Notes on today's opening tutorial on deep learning with Geoff Hinton, Yoshua Bengio, and Yann LeCun.

  • Geoff was unable to join today.
  • Breakthrough - deep learning is about learning different layers of representation / abstraction.
  • Four key ingredients for ML towards AI
    • lots of data
    • flexible models
    • enough computing power
    • powerful priors
  • Connectionism: concepts are represented by patterns of activation rather than symbols in the brain.
  • (Stacked?) neural nets are exponentially more statistically powerful than clustering / nearest-neighbor models.
  • Features can be discovered with a linear number of examples with neural nets (rather than an exponential number)
  • Difference between deep learning and prior work is the idea of composing features upon features.
  • 'Deep learning is not a completely general solution to everything.'
  • 'There is no magic.'
  • Backprop: training method for practical deep learning.
  • ReLUs 'not exactly differentiable but close enough to work.'
  • Convolutional Feature Map: scan an array of coefficients over the image; output given by dot product with region.
  • Pooling: computes an aggregation of the outputs of the neighbors of a previous layer.
  • Recurrent neurel nets: selectively summarize an input sequence in a fixed-size state vector via a recursive update.
  • RNNs are rolled out / unfolded so that backprop can be applied through time.
  • An RNN can represent a fully-connected directed generative model: every variable predicted from all previous ones.
  • RNNs can be thought of as a directed probabilistic graphical models.
  • RNNs struggle with long-term dependencies. Tricks to help:
    • Gradient Clipping
    • Leaky Integration
    • Momentum
  • LSTMs popular architecture for dealing with long-term dependencies.
    • Create paths in prop / backprop that allow information to be copied.
  • Normalize inputs 'to avoid ill conditioning' when using backprop.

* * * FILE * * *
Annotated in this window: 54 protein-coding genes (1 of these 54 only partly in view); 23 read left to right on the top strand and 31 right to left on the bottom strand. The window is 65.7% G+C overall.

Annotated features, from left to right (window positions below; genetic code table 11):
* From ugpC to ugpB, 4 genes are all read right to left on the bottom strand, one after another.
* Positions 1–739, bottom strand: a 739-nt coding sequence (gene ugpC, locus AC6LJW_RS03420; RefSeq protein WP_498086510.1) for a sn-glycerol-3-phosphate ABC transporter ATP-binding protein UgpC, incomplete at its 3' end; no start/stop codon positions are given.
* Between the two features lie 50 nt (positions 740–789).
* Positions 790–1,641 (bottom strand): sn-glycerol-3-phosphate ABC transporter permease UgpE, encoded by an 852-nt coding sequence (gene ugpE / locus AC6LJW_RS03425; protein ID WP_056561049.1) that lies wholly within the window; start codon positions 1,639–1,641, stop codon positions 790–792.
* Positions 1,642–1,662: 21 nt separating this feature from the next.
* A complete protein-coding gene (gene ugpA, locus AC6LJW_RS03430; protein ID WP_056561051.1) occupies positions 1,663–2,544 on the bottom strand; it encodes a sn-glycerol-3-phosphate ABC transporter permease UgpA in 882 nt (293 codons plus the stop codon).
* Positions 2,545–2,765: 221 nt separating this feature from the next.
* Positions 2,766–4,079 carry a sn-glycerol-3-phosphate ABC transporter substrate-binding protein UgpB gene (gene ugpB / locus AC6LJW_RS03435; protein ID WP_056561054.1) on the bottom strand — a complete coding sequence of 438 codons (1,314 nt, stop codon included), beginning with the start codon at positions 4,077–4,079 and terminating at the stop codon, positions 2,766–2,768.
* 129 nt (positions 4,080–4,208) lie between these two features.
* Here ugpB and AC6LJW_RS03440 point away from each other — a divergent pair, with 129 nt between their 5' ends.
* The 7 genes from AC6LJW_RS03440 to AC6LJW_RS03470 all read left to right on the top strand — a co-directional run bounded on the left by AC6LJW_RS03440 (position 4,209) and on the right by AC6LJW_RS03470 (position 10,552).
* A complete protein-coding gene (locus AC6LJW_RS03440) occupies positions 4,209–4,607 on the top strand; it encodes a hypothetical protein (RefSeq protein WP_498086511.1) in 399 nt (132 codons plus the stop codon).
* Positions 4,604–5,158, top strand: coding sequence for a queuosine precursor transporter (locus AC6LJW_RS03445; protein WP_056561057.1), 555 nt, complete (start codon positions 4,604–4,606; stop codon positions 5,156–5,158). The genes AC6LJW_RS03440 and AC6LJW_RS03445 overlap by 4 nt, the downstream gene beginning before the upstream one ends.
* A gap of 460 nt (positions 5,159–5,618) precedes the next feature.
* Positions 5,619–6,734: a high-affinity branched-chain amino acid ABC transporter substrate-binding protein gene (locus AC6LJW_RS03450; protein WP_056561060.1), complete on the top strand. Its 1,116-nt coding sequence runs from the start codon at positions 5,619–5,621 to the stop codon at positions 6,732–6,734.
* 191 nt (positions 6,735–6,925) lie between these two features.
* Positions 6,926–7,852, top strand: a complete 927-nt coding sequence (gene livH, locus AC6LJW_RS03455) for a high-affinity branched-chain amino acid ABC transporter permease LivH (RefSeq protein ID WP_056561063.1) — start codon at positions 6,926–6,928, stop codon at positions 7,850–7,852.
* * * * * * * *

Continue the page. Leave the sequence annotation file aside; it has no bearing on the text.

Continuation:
• Multilayer nueral net objective is nonconvex.
  • Local minima aren't a problem, though(?)
  • 'Almost all of the local minima are equivalent.'
    • Most local minima are close to global minimum error.
    • Error of trained nets tends to be sharply concentrated.
    • From results from Yoshua and Lecun's groups in the last few years.
  • ReLU one of the key tricks in ImageNet result.
  • Dropout can be thought of as regularization.
    • 'Brutal, murderous, genocidal regularization.'
  • Early stopping is 'beautiful free lunch.'
  • Should use random search when searching hyperparameters.
    • There is some neat stuff using GPs to approximate performance surface.
  • Training can be distributed using asynchronous SGD, but bottlenecks on sharing weights / updates.
  • New parallel method: EASGD.
  • 700 million photos uploaded to Facebook every day. Each goes through two conv nets; one for object recognition and one for face recognition.
  • Tesla autopilot uses convolutional net.
  • Graphical models and conv nets can be jointly trained.
  • Attention mechanism - add a layer that can 'learn where to look' in a sequence.
  • Recent models add 'memory' to recurrent neural nets:
    • LSTM
    • Memory Networks
    • Neural Turing Machine
  • Relational learning was plugged!